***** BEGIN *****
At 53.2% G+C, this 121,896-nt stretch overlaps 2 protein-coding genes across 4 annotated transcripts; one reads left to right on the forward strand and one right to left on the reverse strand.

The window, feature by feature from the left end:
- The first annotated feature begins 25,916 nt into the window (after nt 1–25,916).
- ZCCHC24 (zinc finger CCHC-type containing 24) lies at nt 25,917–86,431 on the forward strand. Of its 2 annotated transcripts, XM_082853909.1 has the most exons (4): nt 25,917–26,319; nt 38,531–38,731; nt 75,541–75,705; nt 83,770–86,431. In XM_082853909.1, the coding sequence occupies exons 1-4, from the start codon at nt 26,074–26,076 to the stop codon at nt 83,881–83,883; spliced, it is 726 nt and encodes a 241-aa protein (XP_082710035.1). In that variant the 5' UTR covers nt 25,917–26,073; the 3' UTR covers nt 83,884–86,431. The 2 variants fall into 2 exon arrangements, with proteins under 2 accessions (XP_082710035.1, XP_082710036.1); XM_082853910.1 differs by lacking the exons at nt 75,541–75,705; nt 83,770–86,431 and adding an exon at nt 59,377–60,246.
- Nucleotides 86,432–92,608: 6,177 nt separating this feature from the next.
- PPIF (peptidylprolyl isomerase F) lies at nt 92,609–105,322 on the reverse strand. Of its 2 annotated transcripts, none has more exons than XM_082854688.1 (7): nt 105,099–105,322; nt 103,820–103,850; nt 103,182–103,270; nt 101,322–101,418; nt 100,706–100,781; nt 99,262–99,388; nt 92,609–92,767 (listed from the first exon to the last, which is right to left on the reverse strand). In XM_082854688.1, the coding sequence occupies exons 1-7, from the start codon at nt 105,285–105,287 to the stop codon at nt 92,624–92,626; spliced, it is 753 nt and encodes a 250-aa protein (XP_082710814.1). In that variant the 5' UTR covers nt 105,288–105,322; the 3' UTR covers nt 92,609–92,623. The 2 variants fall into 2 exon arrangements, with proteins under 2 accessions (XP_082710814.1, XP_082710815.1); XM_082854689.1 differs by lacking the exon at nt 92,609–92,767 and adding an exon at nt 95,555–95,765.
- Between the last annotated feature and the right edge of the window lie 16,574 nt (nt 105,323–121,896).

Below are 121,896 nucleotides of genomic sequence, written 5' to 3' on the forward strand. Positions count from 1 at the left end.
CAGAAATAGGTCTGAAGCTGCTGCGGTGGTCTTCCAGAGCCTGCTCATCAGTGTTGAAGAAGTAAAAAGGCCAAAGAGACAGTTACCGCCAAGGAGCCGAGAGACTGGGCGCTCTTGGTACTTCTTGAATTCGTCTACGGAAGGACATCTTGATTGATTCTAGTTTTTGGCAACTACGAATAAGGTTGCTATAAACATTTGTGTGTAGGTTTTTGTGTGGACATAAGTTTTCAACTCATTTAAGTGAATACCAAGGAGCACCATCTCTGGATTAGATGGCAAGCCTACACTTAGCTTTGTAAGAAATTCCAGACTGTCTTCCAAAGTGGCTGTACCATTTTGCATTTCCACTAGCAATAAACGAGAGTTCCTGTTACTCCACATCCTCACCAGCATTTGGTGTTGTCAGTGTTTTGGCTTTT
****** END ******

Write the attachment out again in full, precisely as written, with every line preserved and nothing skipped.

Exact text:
At 53.2% G+C, this 121,896-nt stretch overlaps 2 protein-coding genes across 4 annotated transcripts; one reads left to right on the forward strand and one right to left on the reverse strand.

The window, feature by feature from the left end:
- The first annotated feature begins 25,916 nt into the window (after nt 1–25,916).
- ZCCHC24 (zinc finger CCHC-type containing 24) lies at nt 25,917–86,431 on the forward strand. Of its 2 annotated transcripts, XM_082853909.1 has the most exons (4): nt 25,917–26,319; nt 38,531–38,731; nt 75,541–75,705; nt 83,770–86,431. In XM_082853909.1, the coding sequence occupies exons 1-4, from the start codon at nt 26,074–26,076 to the stop codon at nt 83,881–83,883; spliced, it is 726 nt and encodes a 241-aa protein (XP_082710035.1). In that variant the 5' UTR covers nt 25,917–26,073; the 3' UTR covers nt 83,884–86,431. The 2 variants fall into 2 exon arrangements, with proteins under 2 accessions (XP_082710035.1, XP_082710036.1); XM_082853910.1 differs by lacking the exons at nt 75,541–75,705; nt 83,770–86,431 and adding an exon at nt 59,377–60,246.
- Nucleotides 86,432–92,608: 6,177 nt separating this feature from the next.
- PPIF (peptidylprolyl isomerase F) lies at nt 92,609–105,322 on the reverse strand. Of its 2 annotated transcripts, none has more exons than XM_082854688.1 (7): nt 105,099–105,322; nt 103,820–103,850; nt 103,182–103,270; nt 101,322–101,418; nt 100,706–100,781; nt 99,262–99,388; nt 92,609–92,767 (listed from the first exon to the last, which is right to left on the reverse strand). In XM_082854688.1, the coding sequence occupies exons 1-7, from the start codon at nt 105,285–105,287 to the stop codon at nt 92,624–92,626; spliced, it is 753 nt and encodes a 250-aa protein (XP_082710814.1). In that variant the 5' UTR covers nt 105,288–105,322; the 3' UTR covers nt 92,609–92,623. The 2 variants fall into 2 exon arrangements, with proteins under 2 accessions (XP_082710814.1, XP_082710815.1); XM_082854689.1 differs by lacking the exon at nt 92,609–92,767 and adding an exon at nt 95,555–95,765.
- Between the last annotated feature and the right edge of the window lie 16,574 nt (nt 105,323–121,896).

Below are 121,896 nucleotides of genomic sequence, written 5' to 3' on the forward strand. Positions count from 1 at the left end.
CAGAAATAGGTCTGAAGCTGCTGCGGTGGTCTTCCAGAGCCTGCTCATCAGTGTTGAAGAAGTAAAAAGGCCAAAGAGACAGTTACCGCCAAGGAGCCGAGAGACTGGGCGCTCTTGGTACTTCTTGAATTCGTCTACGGAAGGACATCTTGATTGATTCTAGTTTTTGGCAACTACGAATAAGGTTGCTATAAACATTTGTGTGTAGGTTTTTGTGTGGACATAAGTTTTCAACTCATTTAAGTGAATACCAAGGAGCACCATCTCTGGATTAGATGGCAAGCCTACACTTAGCTTTGTAAGAAATTCCAGACTGTCTTCCAAAGTGGCTGTACCATTTTGCATTTCCACTAGCAATAAACGAGAGTTCCTGTTACTCCACATCCTCACCAGCATTTGGTGTTGTCAGTGTTTTGGCTTTT